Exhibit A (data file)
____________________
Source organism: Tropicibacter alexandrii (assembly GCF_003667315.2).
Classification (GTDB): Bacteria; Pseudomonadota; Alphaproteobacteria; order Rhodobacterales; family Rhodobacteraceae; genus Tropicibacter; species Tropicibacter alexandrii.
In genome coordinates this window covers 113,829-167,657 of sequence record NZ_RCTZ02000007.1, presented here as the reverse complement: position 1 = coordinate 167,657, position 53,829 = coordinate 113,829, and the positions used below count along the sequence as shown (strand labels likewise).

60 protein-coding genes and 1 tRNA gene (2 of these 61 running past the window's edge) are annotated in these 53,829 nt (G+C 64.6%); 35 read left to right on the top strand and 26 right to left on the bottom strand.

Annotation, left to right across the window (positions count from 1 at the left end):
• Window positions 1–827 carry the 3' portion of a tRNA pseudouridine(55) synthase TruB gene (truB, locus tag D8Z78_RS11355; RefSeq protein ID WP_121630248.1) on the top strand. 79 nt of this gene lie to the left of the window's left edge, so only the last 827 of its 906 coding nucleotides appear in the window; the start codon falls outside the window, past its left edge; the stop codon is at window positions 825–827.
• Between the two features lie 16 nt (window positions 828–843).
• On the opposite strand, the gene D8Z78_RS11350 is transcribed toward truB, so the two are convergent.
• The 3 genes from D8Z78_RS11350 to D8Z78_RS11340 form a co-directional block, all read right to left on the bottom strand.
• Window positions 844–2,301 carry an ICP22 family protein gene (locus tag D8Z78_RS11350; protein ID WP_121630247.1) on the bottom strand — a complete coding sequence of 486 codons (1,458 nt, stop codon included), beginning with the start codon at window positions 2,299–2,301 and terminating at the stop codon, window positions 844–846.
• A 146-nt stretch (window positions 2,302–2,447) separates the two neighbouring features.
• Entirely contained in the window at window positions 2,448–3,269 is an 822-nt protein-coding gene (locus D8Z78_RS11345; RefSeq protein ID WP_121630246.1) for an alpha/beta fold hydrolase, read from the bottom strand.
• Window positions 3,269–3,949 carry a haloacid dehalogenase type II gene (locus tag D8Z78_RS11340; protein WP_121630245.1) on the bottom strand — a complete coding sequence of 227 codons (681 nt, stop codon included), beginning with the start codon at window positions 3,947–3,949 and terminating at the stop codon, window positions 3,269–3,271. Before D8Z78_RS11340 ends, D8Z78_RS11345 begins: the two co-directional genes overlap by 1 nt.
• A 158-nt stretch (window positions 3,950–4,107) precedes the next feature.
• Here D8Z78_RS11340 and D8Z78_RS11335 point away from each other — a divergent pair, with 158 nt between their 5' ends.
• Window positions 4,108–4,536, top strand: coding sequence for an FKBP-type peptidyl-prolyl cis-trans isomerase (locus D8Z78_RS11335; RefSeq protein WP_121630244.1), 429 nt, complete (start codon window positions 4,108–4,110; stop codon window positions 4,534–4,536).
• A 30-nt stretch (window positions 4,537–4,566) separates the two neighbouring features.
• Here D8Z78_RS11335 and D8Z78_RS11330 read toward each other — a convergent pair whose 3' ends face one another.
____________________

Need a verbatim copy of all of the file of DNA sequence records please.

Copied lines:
Source organism: Tropicibacter alexandrii (assembly GCF_003667315.2).
Classification (GTDB): Bacteria; Pseudomonadota; Alphaproteobacteria; order Rhodobacterales; family Rhodobacteraceae; genus Tropicibacter; species Tropicibacter alexandrii.
In genome coordinates this window covers 113,829-167,657 of sequence record NZ_RCTZ02000007.1, presented here as the reverse complement: position 1 = coordinate 167,657, position 53,829 = coordinate 113,829, and the positions used below count along the sequence as shown (strand labels likewise).

60 protein-coding genes and 1 tRNA gene (2 of these 61 running past the window's edge) are annotated in these 53,829 nt (G+C 64.6%); 35 read left to right on the top strand and 26 right to left on the bottom strand.

Annotation, left to right across the window (positions count from 1 at the left end):
• Window positions 1–827 carry the 3' portion of a tRNA pseudouridine(55) synthase TruB gene (truB, locus tag D8Z78_RS11355; RefSeq protein ID WP_121630248.1) on the top strand. 79 nt of this gene lie to the left of the window's left edge, so only the last 827 of its 906 coding nucleotides appear in the window; the start codon falls outside the window, past its left edge; the stop codon is at window positions 825–827.
• Between the two features lie 16 nt (window positions 828–843).
• On the opposite strand, the gene D8Z78_RS11350 is transcribed toward truB, so the two are convergent.
• The 3 genes from D8Z78_RS11350 to D8Z78_RS11340 form a co-directional block, all read right to left on the bottom strand.
• Window positions 844–2,301 carry an ICP22 family protein gene (locus tag D8Z78_RS11350; protein ID WP_121630247.1) on the bottom strand — a complete coding sequence of 486 codons (1,458 nt, stop codon included), beginning with the start codon at window positions 2,299–2,301 and terminating at the stop codon, window positions 844–846.
• A 146-nt stretch (window positions 2,302–2,447) separates the two neighbouring features.
• Entirely contained in the window at window positions 2,448–3,269 is an 822-nt protein-coding gene (locus D8Z78_RS11345; RefSeq protein ID WP_121630246.1) for an alpha/beta fold hydrolase, read from the bottom strand.
• Window positions 3,269–3,949 carry a haloacid dehalogenase type II gene (locus tag D8Z78_RS11340; protein WP_121630245.1) on the bottom strand — a complete coding sequence of 227 codons (681 nt, stop codon included), beginning with the start codon at window positions 3,947–3,949 and terminating at the stop codon, window positions 3,269–3,271. Before D8Z78_RS11340 ends, D8Z78_RS11345 begins: the two co-directional genes overlap by 1 nt.
• A 158-nt stretch (window positions 3,950–4,107) precedes the next feature.
• Here D8Z78_RS11340 and D8Z78_RS11335 point away from each other — a divergent pair, with 158 nt between their 5' ends.
• Window positions 4,108–4,536, top strand: coding sequence for an FKBP-type peptidyl-prolyl cis-trans isomerase (locus D8Z78_RS11335; RefSeq protein WP_121630244.1), 429 nt, complete (start codon window positions 4,108–4,110; stop codon window positions 4,534–4,536).
• A 30-nt stretch (window positions 4,537–4,566) separates the two neighbouring features.
• Here D8Z78_RS11335 and D8Z78_RS11330 read toward each other — a convergent pair whose 3' ends face one another.